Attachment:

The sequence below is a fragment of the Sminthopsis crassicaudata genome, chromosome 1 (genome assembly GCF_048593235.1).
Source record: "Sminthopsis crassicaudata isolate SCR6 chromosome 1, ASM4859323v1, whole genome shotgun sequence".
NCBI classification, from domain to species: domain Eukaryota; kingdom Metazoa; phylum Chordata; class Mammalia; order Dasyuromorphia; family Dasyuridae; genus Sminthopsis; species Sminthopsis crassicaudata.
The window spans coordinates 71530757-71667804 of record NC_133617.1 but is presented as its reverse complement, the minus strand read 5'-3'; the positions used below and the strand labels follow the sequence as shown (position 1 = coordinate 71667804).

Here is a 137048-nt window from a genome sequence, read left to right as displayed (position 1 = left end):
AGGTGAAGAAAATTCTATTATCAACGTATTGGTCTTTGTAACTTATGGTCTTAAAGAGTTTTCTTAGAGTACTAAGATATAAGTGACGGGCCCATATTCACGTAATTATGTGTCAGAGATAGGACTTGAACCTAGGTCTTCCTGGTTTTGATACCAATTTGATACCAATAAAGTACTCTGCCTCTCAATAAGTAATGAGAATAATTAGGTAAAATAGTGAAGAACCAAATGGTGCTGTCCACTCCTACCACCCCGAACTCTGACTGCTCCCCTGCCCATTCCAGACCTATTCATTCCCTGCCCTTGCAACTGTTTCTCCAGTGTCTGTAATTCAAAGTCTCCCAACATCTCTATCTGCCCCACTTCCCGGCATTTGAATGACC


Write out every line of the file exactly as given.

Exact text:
The sequence below is a fragment of the Sminthopsis crassicaudata genome, chromosome 1 (genome assembly GCF_048593235.1).
Source record: "Sminthopsis crassicaudata isolate SCR6 chromosome 1, ASM4859323v1, whole genome shotgun sequence".
NCBI classification, from domain to species: domain Eukaryota; kingdom Metazoa; phylum Chordata; class Mammalia; order Dasyuromorphia; family Dasyuridae; genus Sminthopsis; species Sminthopsis crassicaudata.
The window spans coordinates 71530757-71667804 of record NC_133617.1 but is presented as its reverse complement, the minus strand read 5'-3'; the positions used below and the strand labels follow the sequence as shown (position 1 = coordinate 71667804).

Here is a 137048-nt window from a genome sequence, read left to right as displayed (position 1 = left end):
AGGTGAAGAAAATTCTATTATCAACGTATTGGTCTTTGTAACTTATGGTCTTAAAGAGTTTTCTTAGAGTACTAAGATATAAGTGACGGGCCCATATTCACGTAATTATGTGTCAGAGATAGGACTTGAACCTAGGTCTTCCTGGTTTTGATACCAATTTGATACCAATAAAGTACTCTGCCTCTCAATAAGTAATGAGAATAATTAGGTAAAATAGTGAAGAACCAAATGGTGCTGTCCACTCCTACCACCCCGAACTCTGACTGCTCCCCTGCCCATTCCAGACCTATTCATTCCCTGCCCTTGCAACTGTTTCTCCAGTGTCTGTAATTCAAAGTCTCCCAACATCTCTATCTGCCCCACTTCCCGGCATTTGAATGACC